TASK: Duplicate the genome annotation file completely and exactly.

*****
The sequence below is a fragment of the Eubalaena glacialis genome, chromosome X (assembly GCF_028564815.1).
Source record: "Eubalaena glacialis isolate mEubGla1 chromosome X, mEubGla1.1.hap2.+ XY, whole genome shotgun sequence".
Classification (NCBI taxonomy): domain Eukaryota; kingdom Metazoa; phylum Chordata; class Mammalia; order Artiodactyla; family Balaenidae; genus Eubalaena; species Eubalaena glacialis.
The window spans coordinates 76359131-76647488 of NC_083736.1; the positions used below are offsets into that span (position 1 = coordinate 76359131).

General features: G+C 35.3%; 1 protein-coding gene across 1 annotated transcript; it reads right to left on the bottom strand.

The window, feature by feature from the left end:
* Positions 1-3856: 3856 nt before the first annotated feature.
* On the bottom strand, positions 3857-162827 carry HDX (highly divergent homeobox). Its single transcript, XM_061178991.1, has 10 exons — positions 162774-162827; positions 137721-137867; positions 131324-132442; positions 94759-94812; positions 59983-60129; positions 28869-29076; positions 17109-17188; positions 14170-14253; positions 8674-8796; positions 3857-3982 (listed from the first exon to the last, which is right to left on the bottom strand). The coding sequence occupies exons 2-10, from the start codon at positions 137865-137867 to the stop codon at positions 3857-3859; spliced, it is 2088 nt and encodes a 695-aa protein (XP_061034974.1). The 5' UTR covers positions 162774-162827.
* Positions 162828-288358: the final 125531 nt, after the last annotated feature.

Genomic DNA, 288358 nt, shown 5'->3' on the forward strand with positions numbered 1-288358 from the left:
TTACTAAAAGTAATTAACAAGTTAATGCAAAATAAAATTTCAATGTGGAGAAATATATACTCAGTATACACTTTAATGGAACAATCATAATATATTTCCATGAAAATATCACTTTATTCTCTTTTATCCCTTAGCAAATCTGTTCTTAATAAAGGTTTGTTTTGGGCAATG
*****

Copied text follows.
The sequence below is a fragment of the Eubalaena glacialis genome, chromosome X (assembly GCF_028564815.1).
Source record: "Eubalaena glacialis isolate mEubGla1 chromosome X, mEubGla1.1.hap2.+ XY, whole genome shotgun sequence".
Classification (NCBI taxonomy): domain Eukaryota; kingdom Metazoa; phylum Chordata; class Mammalia; order Artiodactyla; family Balaenidae; genus Eubalaena; species Eubalaena glacialis.
The window spans coordinates 76359131-76647488 of NC_083736.1; the positions used below are offsets into that span (position 1 = coordinate 76359131).

General features: G+C 35.3%; 1 protein-coding gene across 1 annotated transcript; it reads right to left on the bottom strand.

The window, feature by feature from the left end:
* Positions 1-3856: 3856 nt before the first annotated feature.
* On the bottom strand, positions 3857-162827 carry HDX (highly divergent homeobox). Its single transcript, XM_061178991.1, has 10 exons — positions 162774-162827; positions 137721-137867; positions 131324-132442; positions 94759-94812; positions 59983-60129; positions 28869-29076; positions 17109-17188; positions 14170-14253; positions 8674-8796; positions 3857-3982 (listed from the first exon to the last, which is right to left on the bottom strand). The coding sequence occupies exons 2-10, from the start codon at positions 137865-137867 to the stop codon at positions 3857-3859; spliced, it is 2088 nt and encodes a 695-aa protein (XP_061034974.1). The 5' UTR covers positions 162774-162827.
* Positions 162828-288358: the final 125531 nt, after the last annotated feature.

Genomic DNA, 288358 nt, shown 5'->3' on the forward strand with positions numbered 1-288358 from the left:
TTACTAAAAGTAATTAACAAGTTAATGCAAAATAAAATTTCAATGTGGAGAAATATATACTCAGTATACACTTTAATGGAACAATCATAATATATTTCCATGAAAATATCACTTTATTCTCTTTTATCCCTTAGCAAATCTGTTCTTAATAAAGGTTTGTTTTGGGCAATG